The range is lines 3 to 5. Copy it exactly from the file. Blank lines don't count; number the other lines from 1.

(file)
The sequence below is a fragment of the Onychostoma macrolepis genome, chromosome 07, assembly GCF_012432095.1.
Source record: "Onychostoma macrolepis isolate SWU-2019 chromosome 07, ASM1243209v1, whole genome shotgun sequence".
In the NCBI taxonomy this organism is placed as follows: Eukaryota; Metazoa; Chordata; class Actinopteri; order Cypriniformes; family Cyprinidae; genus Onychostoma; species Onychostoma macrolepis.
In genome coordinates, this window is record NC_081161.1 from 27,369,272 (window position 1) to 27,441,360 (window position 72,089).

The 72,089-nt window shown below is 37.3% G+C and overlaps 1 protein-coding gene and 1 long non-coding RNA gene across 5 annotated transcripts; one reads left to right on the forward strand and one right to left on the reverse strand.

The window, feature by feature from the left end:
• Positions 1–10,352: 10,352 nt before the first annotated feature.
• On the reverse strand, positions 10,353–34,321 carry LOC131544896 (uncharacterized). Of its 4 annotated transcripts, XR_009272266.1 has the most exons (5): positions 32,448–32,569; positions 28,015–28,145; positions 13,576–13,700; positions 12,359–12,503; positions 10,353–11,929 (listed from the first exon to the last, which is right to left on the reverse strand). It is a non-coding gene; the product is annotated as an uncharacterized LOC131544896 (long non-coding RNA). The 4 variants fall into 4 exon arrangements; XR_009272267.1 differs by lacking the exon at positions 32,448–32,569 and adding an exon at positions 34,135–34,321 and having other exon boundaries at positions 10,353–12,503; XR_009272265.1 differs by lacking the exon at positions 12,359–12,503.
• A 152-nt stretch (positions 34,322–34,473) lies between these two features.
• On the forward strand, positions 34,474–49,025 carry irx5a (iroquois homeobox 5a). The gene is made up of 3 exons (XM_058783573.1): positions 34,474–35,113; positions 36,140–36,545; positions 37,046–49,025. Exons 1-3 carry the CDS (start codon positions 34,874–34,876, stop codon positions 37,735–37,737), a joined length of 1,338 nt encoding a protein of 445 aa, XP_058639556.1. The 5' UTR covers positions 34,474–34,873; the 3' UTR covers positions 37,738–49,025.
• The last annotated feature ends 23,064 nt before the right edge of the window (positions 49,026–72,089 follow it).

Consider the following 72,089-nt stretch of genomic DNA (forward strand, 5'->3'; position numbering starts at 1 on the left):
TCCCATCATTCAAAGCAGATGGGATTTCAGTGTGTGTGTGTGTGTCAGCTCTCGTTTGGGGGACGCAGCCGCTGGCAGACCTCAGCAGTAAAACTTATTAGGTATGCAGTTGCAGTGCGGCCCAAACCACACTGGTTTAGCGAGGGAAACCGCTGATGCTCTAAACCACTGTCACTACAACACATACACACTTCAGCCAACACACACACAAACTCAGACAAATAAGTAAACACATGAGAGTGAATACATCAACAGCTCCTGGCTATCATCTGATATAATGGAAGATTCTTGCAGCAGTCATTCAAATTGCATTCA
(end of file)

In the NCBI taxonomy this organism is placed as follows: Eukaryota; Metazoa; Chordata; class Actinopteri; order Cypriniformes; family Cyprinidae; genus Onychostoma; species Onychostoma macrolepis.
In genome coordinates, this window is record NC_081161.1 from 27,369,272 (window position 1) to 27,441,360 (window position 72,089).

The 72,089-nt window shown below is 37.3% G+C and overlaps 1 protein-coding gene and 1 long non-coding RNA gene across 5 annotated transcripts; one reads left to right on the forward strand and one right to left on the reverse strand.